Folks with Autism Can Learn Facial Expressions Apart from Indignant Ones, Examine Exhibits
It has traditionally been believed that people with autism have difficulty identifying people’s emotions from their facial expressions, which can be a factor that may be involved in the behavioral and social problems that people on the spectrum frequently experience. However, recent research shows that people with autism are actually pretty good at reading facial expressions – with one notable exception.
Researchers at the University of Birmingham used a computer system to map the facial expressions of four actors. They turned these images into a collection of white dots on a black background, like CGI does for movies and games. Then they recorded the intensity and speed of each emotion the actors expressed.
The researchers then collected 61 participants, of whom 31 had autism and 30 did not. They asked each person to watch 108 short videos that showed a combination of intensities and speeds of expression. Each participant rated each video they watched based on how sad, angry, or happy the actor was.
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At the end of the study, there was no difference between the participants with autism and those without autism in terms of their emotional recognition skills for happiness and sadness. However, there was a discrepancy in their ability to recognize anger.
“We found that autistic people have particular difficulty recognizing anger,” says Connor Keating, lead author of the study and Ph.D. Researcher at the University of Birmingham’s School of Psychology.
The study seems to suggest that people with autism may need a stronger signal to recognize anger, such as clearer expressions or faster changes in a person’s facial features when they are angry.
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However, the researchers also had another explanation in mind:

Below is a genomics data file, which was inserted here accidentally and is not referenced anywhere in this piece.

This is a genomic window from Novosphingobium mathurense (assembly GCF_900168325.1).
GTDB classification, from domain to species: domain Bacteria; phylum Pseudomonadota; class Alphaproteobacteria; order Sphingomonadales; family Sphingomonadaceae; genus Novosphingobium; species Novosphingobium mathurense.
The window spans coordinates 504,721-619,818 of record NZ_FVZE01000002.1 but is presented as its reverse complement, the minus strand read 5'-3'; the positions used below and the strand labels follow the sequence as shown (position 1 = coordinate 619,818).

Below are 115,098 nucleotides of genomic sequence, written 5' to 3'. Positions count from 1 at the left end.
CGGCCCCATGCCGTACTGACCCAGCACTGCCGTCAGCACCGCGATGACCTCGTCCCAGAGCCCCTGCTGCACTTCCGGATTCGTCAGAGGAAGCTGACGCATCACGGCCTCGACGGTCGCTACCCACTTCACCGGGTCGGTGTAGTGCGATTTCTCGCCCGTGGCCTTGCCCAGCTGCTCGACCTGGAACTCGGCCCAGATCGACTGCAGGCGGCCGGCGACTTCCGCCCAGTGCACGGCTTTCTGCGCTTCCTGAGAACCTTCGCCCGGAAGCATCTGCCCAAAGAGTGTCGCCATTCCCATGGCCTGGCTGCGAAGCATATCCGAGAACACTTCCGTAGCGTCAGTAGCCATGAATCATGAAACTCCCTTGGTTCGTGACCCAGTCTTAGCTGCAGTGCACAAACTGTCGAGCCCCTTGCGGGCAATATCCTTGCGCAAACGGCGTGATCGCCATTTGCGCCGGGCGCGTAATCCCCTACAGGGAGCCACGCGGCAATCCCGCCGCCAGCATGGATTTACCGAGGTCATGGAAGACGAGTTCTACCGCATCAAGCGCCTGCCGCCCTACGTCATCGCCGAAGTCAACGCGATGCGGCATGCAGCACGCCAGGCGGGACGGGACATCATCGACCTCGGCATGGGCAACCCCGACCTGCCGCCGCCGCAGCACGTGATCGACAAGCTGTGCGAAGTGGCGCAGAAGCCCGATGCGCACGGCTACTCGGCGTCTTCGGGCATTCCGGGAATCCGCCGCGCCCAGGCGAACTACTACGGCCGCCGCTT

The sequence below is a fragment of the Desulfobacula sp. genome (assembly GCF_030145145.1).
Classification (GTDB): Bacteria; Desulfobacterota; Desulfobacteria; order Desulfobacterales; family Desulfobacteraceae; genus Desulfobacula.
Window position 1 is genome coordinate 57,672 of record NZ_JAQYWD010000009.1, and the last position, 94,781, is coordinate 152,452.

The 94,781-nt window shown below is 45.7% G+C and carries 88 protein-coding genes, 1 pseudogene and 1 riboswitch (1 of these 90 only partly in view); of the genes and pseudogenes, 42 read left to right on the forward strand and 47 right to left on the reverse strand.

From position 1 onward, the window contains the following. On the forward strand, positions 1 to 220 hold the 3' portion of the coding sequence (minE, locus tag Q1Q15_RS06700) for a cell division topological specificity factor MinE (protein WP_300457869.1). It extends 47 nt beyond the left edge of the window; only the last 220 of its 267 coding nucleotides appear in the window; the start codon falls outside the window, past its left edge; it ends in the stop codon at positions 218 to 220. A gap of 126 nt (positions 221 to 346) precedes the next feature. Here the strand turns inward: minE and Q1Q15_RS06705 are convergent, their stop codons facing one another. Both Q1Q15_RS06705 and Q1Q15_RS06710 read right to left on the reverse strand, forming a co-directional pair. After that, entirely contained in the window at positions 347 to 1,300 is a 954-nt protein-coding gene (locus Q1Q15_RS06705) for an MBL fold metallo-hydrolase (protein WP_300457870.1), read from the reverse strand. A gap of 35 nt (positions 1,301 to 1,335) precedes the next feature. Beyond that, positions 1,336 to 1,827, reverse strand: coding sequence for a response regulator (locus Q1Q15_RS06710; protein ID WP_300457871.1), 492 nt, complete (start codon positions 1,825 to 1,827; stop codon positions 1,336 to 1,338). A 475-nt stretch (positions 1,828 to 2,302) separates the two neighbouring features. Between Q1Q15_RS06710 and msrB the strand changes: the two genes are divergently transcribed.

“Another (non-mutually exclusive) explanation of why autistic individuals have particular difficulty recognizing angry expressions is related to [their own] Movement production, ”they said.
In other words, because people with autism may make different faces than people without autism to convey the same sense of anger, they may just recognize their own version of the expression and struggle with the non-autistic version.
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“If so, it may not be correct to refer to autistic people with a ‘disability’ or ‘deficit’ in recognizing emotions – it is more likely that autistic and non-autistic faces speak a different language when it’s about conveying emotions emotions, ”says Keating.
Next, the team compared their results with those of people with alexithymia, a condition that causes people to have difficulty recognizing and expressing emotions. The aim was to determine if the anger detection problem was due to autism or other factors.
“We found that it was definitely autistic traits that were contributing, but not alexithymic traits,” Keating said. “This suggests that recognizing anger is a difficulty that is specific to autism.”
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This study is the first of its kind to perform statistical analysis and establish a better connection between autism and the precise perception of facial expressions.
“Everyone will know or meet someone with autism at some point in their life,” says Keating. “By better understanding how people with autism perceive and understand the world, we can begin to develop training and other interventions for autistic and non-autistic people to overcome some of the barriers to successful interaction.”
Hopefully this study can go a long way in helping others understand how people with autism see the world differently. The work was published in the Journal of Autism and Developmental Disorders.